In Figure 5 it will be seen that the fitting 20A has bosses 21A each of which includes therein a radially slidable biased pressure foot 24 which is cooperably associated with an aperture 25 formed in the associated ends of the legs 22, the end bars 12 and side bars 13 thus forming a modified means for releasably securing the bars relative to each other and to the legs 22.
A fabric tent 26 is formed of close-woven pervious material and has a top 27, side wall-s 28 and end walls 29. In selected ones of the top, side or end walls I provide observation openings 30 which are covered with cellophane or other transparent materials at 31 so that the patient within the tent may be observed by a nurse outside of the tent. The side walls 28 and end walls 29 are secured to each other contiguously at the vertical corners of the tent as by stitching for a distance from the top 27 to a point equal to the height of the frame legs'22 which point is indicated on Figure l by the numeral 32. However, the side walls and end walls do not terminate at this point but extend on downwardly for a distance substantially 8 to 12 inches thus providing depending flaps 33 some of which are tucked under the mattress M of the bed B and others of which lie upon the surface of the bed clothing. The purpose of these flaps is to seal to some extent, the bottom of the fabric tent 26 with the bed mattress M.
An electrically operated vaporizer 34 is electrically connected by means of the cord 35 with the outlet 0 and a flexible conduit 36 extends from the vaporizer 34 into the tent 26 at a corner thereof as shown in Figure 1. A diffusing nozzle 37 is associated with the end thereof to disperse the vapor V through the tent. Preferably the nozzle is located spaced above the mattress M and is supported in position by means of metal clamps 38 which secure to a selected leg 22.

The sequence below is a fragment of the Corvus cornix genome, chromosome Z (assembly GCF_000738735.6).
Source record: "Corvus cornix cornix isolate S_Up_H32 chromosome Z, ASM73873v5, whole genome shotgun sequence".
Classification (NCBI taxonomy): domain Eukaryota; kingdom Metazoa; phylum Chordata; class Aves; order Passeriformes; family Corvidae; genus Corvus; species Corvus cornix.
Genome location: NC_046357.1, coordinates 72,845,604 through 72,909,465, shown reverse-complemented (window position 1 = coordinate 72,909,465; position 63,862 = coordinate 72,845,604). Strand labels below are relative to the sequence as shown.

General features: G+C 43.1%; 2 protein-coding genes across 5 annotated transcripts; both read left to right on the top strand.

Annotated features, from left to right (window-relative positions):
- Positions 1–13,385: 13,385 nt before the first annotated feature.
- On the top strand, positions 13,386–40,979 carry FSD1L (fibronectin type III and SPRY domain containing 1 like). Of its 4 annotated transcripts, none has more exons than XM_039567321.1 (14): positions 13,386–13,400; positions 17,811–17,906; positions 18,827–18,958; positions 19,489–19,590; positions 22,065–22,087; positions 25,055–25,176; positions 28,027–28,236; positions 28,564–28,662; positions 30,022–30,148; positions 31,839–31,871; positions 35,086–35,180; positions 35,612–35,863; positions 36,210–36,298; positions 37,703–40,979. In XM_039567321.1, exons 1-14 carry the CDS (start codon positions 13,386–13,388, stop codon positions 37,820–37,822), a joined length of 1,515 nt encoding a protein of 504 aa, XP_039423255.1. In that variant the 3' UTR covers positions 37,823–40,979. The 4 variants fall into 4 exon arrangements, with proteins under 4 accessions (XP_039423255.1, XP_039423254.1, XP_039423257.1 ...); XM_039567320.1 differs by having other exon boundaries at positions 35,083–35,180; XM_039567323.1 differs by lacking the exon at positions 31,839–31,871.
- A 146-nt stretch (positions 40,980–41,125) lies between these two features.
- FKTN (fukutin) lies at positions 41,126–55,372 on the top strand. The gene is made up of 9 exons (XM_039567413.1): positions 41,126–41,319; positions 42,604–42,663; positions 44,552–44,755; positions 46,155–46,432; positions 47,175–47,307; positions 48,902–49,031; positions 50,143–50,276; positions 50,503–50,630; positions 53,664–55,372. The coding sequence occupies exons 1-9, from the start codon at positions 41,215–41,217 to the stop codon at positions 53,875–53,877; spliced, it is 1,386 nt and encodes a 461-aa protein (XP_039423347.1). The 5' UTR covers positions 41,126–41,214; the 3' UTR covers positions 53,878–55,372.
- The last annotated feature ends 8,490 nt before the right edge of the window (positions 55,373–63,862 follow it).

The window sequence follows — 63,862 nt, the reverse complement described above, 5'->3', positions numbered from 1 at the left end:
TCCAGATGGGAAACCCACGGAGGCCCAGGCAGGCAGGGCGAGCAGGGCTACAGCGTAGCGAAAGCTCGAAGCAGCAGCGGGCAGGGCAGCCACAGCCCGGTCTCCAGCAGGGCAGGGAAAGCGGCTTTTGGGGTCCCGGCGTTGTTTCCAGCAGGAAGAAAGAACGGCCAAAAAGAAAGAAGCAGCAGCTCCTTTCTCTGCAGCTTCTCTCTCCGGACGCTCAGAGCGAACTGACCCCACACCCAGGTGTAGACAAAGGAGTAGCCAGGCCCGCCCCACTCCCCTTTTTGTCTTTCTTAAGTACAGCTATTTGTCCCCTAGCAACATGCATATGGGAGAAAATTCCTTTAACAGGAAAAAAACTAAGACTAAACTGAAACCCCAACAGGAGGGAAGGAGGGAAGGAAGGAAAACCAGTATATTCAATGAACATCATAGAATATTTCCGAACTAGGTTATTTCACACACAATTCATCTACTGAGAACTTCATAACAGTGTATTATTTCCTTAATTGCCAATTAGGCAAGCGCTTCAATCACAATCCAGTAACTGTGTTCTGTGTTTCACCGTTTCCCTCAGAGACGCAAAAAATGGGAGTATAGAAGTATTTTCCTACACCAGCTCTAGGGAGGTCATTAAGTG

The inhalant prescribed for the patient for whom the tent is being used for the time being, will be thus introduced into the vapor cabinet under very slight pressure to create the proper atmosphere for the patient.
The tent is made of pervious material so that the exhalation may escape from the tent by reason of the slight pressure created in the tent by means of the vaporizer 34.
Having thus thoroughly described my invention I claim as new and desire to secure by Letters Patent of the United States the following:
The combination with a bed having a spring and mattress, of a portable vapor cabinet comprising a collapsible rigid tubular support frame including removable legs; protective tips on the lower ends of said legs; said tips resting upon said mattress and supporting said frame upright and spaced above the surface thereof; a fabric tent of closely woven pervious material and having a top and side walls; said side walls being secured contiguously to each other at the corners of said tent by stitching for a distance from the top to a point equal to the height of said frame and unsecured from said point downwardly t0 the bottom edges of said walls and terminating in integral flaps extending the full horizontal lengths of said side walls; certain ones of said flaps being tucked between the mattress and the spring of said bed and others resting thereupon to close and releasably hold said tent with respect to said bed; means for introducing pressurized inhalants into said tent including a tubular conduit; and said conduit entering said cabinet at the juncture of two flaps and a corner formed by their respective walls, whereby no opening through the tent fabric is required.
References Cited in the file of this patent UNITED STATES PATENTS Roth Nov. 13, 1928 Forrester Aug. 18, 1931 Hettessy Nov. 21, 1939 Dempster Nov. 8, 1955 Molter Sept. 11, 1956 FOREIGN PATENTS Great Britain Mar. 20, 1939 Australia May 18, 1939 France Oct. 17, 1939